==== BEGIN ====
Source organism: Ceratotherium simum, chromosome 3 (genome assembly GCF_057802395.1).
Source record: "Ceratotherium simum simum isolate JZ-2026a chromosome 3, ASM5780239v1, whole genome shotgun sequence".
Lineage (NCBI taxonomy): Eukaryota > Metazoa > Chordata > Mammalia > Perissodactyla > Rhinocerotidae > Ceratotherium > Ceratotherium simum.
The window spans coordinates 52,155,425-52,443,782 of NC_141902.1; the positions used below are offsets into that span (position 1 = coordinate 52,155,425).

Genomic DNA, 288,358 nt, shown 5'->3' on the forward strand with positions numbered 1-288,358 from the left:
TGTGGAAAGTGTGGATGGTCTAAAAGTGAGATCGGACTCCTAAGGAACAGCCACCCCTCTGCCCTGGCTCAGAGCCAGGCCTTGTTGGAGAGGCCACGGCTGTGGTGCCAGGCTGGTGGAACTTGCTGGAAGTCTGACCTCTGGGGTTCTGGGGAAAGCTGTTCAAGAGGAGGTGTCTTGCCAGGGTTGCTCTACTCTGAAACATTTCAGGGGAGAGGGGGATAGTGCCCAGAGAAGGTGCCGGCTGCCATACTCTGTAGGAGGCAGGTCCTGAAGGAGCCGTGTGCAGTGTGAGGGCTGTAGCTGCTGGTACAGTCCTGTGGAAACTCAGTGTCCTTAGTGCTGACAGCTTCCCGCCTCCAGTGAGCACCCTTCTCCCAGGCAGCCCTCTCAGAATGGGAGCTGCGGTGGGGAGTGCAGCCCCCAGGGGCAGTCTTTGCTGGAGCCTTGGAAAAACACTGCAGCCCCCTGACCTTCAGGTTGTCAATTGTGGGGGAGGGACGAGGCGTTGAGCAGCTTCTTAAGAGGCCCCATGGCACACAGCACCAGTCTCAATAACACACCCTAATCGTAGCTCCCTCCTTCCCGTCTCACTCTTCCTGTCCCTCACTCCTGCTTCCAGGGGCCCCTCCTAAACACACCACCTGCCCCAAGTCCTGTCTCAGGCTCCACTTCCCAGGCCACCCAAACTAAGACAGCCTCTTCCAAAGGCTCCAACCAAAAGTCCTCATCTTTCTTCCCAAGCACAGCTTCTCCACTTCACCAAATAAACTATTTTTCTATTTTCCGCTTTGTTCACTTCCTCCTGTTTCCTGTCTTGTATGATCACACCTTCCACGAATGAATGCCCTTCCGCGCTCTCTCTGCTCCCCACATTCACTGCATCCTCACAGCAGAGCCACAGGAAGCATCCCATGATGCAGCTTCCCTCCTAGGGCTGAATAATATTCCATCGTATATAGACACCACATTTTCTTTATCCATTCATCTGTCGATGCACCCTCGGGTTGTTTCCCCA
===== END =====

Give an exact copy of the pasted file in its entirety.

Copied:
Source organism: Ceratotherium simum, chromosome 3 (genome assembly GCF_057802395.1).
Source record: "Ceratotherium simum simum isolate JZ-2026a chromosome 3, ASM5780239v1, whole genome shotgun sequence".
Lineage (NCBI taxonomy): Eukaryota > Metazoa > Chordata > Mammalia > Perissodactyla > Rhinocerotidae > Ceratotherium > Ceratotherium simum.
The window spans coordinates 52,155,425-52,443,782 of NC_141902.1; the positions used below are offsets into that span (position 1 = coordinate 52,155,425).

Genomic DNA, 288,358 nt, shown 5'->3' on the forward strand with positions numbered 1-288,358 from the left:
TGTGGAAAGTGTGGATGGTCTAAAAGTGAGATCGGACTCCTAAGGAACAGCCACCCCTCTGCCCTGGCTCAGAGCCAGGCCTTGTTGGAGAGGCCACGGCTGTGGTGCCAGGCTGGTGGAACTTGCTGGAAGTCTGACCTCTGGGGTTCTGGGGAAAGCTGTTCAAGAGGAGGTGTCTTGCCAGGGTTGCTCTACTCTGAAACATTTCAGGGGAGAGGGGGATAGTGCCCAGAGAAGGTGCCGGCTGCCATACTCTGTAGGAGGCAGGTCCTGAAGGAGCCGTGTGCAGTGTGAGGGCTGTAGCTGCTGGTACAGTCCTGTGGAAACTCAGTGTCCTTAGTGCTGACAGCTTCCCGCCTCCAGTGAGCACCCTTCTCCCAGGCAGCCCTCTCAGAATGGGAGCTGCGGTGGGGAGTGCAGCCCCCAGGGGCAGTCTTTGCTGGAGCCTTGGAAAAACACTGCAGCCCCCTGACCTTCAGGTTGTCAATTGTGGGGGAGGGACGAGGCGTTGAGCAGCTTCTTAAGAGGCCCCATGGCACACAGCACCAGTCTCAATAACACACCCTAATCGTAGCTCCCTCCTTCCCGTCTCACTCTTCCTGTCCCTCACTCCTGCTTCCAGGGGCCCCTCCTAAACACACCACCTGCCCCAAGTCCTGTCTCAGGCTCCACTTCCCAGGCCACCCAAACTAAGACAGCCTCTTCCAAAGGCTCCAACCAAAAGTCCTCATCTTTCTTCCCAAGCACAGCTTCTCCACTTCACCAAATAAACTATTTTTCTATTTTCCGCTTTGTTCACTTCCTCCTGTTTCCTGTCTTGTATGATCACACCTTCCACGAATGAATGCCCTTCCGCGCTCTCTCTGCTCCCCACATTCACTGCATCCTCACAGCAGAGCCACAGGAAGCATCCCATGATGCAGCTTCCCTCCTAGGGCTGAATAATATTCCATCGTATATAGACACCACATTTTCTTTATCCATTCATCTGTCGATGCACCCTCGGGTTGTTTCCCCA